by Angie Ellis
And here I sit on a chilly, pine needle morning—the trees cut black against the watery
tangerine sky. Poetic .
I’m mentally going over my speech. No, my proposal. A statement of deeply felt resolution.
“Don’t be mad, but . . . listen. How are you feeling about this?” (Gesture between us.) “Remember when we fought about which seedy bread to buy for sandwiches in Tofino? What a stupid life, right?” (I’ll laugh here because it’s stupid in a funny way, but I won’t laugh so hard as to imply the memory is a fond one.) “You know how we’ll all die soon, in the blink of an eye. How right now, we are—if we’re lucky—halfway through this life, and the second half isn’t as good. Here’s the thing. I’ve always wanted to take up fencing.”
No, streamline that.
“Is it just me or have we become strangers?”
And we are strangers. We married young, grew up after. I’ll say that. We were two saplings planted together, neither in its rightful habitat. One needed heavy clay soil to hold its wide roots, the other needed long hours of sun. I shouldn’t have to say it—the wide-roots tree is me, and the sun-loving tree is him. He grows tall, blocking my light; my roots grow wide, strangling his own.
It’s not a perfect analogy. Too much room for misinterpretation and overanalysis. I’m not even sure that’s true about trees.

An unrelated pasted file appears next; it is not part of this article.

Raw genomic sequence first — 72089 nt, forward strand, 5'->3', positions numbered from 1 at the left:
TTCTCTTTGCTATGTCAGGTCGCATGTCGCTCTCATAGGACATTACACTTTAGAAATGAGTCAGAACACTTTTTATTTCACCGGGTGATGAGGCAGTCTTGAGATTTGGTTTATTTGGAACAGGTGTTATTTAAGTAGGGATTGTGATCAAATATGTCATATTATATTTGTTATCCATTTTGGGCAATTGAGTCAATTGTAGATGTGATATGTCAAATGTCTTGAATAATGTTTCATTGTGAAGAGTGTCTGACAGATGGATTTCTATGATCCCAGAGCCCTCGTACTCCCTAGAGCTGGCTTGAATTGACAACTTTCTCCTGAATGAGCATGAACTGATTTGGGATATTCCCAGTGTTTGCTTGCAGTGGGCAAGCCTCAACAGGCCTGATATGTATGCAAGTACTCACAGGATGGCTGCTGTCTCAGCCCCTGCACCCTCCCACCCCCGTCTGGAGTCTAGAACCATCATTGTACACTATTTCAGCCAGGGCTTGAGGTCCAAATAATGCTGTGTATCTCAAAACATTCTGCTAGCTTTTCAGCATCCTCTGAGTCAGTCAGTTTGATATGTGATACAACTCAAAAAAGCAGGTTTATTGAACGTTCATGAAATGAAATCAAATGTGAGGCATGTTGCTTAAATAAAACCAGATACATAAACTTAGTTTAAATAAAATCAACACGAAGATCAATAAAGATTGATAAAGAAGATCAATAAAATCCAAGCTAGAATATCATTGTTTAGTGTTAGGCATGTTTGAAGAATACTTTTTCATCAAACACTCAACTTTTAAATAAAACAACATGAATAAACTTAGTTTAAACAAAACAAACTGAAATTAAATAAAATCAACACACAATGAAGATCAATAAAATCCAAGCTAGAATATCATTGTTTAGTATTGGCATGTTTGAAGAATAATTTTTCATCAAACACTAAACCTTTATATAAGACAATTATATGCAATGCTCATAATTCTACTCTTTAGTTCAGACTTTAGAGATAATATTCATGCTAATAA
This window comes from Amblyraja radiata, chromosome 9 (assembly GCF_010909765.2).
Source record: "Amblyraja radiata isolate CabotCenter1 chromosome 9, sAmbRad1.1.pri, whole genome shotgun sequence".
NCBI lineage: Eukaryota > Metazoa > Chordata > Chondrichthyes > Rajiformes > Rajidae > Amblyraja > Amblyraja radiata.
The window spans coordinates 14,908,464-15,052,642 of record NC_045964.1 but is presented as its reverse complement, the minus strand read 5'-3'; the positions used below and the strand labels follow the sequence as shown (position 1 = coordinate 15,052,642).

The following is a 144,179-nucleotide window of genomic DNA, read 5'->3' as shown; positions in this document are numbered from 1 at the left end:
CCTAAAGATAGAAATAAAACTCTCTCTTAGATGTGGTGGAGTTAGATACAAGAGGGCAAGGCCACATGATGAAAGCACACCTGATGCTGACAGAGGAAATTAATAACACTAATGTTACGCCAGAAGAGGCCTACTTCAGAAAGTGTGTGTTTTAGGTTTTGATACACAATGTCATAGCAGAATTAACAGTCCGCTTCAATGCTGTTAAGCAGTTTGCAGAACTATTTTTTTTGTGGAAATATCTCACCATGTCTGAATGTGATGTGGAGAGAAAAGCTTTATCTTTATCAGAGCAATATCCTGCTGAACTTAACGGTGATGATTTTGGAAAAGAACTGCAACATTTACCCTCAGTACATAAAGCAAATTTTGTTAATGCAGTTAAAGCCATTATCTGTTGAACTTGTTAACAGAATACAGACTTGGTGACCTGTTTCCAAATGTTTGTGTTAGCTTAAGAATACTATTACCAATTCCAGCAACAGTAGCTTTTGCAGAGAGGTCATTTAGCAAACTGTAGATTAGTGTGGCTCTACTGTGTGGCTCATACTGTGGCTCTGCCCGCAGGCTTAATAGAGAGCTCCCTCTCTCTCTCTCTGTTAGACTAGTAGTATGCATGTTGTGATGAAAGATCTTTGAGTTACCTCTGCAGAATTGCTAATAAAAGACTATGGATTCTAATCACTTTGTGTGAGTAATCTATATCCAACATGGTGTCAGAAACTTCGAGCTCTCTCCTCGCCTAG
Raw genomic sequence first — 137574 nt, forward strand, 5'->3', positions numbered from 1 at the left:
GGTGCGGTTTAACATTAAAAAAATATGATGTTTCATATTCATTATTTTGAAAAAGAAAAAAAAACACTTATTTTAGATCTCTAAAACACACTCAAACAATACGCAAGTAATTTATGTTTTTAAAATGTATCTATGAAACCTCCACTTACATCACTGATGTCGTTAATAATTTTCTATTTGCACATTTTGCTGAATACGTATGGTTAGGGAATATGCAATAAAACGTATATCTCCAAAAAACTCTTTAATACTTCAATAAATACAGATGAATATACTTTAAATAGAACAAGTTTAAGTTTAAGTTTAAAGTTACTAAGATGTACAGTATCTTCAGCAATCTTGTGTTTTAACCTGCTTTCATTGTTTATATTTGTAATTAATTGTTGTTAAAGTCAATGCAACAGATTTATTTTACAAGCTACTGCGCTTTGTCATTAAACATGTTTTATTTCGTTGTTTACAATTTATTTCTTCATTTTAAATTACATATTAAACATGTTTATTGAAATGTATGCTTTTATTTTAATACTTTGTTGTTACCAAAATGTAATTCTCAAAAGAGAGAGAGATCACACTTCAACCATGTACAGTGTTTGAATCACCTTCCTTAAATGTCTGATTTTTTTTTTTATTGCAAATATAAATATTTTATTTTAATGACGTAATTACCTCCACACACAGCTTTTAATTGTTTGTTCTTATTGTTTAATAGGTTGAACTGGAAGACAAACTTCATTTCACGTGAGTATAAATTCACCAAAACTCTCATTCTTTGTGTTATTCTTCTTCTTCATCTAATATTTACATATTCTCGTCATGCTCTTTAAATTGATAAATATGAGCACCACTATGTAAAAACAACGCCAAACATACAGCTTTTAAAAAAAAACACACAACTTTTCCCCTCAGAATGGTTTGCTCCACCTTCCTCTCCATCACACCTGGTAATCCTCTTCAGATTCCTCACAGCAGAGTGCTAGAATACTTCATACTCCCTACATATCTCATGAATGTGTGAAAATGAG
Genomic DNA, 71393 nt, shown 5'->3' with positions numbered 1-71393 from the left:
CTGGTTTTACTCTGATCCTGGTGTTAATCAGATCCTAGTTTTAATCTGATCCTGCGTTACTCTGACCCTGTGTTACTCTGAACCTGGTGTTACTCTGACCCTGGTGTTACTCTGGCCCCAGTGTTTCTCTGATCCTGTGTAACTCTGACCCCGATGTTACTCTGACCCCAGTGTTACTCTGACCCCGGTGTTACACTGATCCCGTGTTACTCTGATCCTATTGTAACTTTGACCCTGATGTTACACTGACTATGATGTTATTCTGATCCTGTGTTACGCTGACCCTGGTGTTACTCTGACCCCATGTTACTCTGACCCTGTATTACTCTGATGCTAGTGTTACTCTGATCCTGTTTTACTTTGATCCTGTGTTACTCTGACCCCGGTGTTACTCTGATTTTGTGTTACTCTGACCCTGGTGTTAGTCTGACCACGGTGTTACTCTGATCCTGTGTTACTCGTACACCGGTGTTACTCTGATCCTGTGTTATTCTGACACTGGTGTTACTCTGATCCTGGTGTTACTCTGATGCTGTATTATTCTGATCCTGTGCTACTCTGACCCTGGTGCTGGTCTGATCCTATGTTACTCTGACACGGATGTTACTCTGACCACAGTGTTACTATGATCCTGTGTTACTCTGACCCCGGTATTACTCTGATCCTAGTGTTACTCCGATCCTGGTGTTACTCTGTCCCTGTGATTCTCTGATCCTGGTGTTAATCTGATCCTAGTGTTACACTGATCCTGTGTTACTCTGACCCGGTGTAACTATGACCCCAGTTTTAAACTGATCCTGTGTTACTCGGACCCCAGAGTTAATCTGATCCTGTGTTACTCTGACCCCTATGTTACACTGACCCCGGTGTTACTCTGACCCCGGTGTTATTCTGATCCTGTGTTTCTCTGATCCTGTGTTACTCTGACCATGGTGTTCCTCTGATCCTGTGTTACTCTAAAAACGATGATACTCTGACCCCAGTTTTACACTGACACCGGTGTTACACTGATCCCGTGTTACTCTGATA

Besides, he’ll move on. I know he flirts and women flirt back. He’s balding but works out. You understand. Maybe I’ll move on as well. I don’t work out; but my jawline is outstanding, and I’m a snappy conversationalist.
I’ve always wanted to write a novel, grow lemons in the sunroom, adopt a bull mastiff. Take up fencing. What has he always wanted? I imagine him buying a mountain bike. Eating out a lot more. Laughing to tears at reruns of The Big Bang Theory.
He’s up now. I can hear him in the kitchen. His routine is like a song I can’t get out of my head—pour the coffee, scratch the cat behind the ears, grab a banana, sit in the living room with his laptop open to TSN before he showers. I stretch and catch a glimpse of the low sun—all tangerine is washed from the sky now. Our neighbour Patti is outside in short-shorts, groaning about the goddamn-mother-fucking sprinkler system. Less poetic, or a different kind anyway. I can’t always tell.
I go inside. He looks at me before his eyes are pulled to his laptop screen, then forced back to me out of politeness. His lips don’t part when he smiles. My own returned smile must look the same to him—friendly colleague.
“So,” I say. “Let’s say I’m a tree.”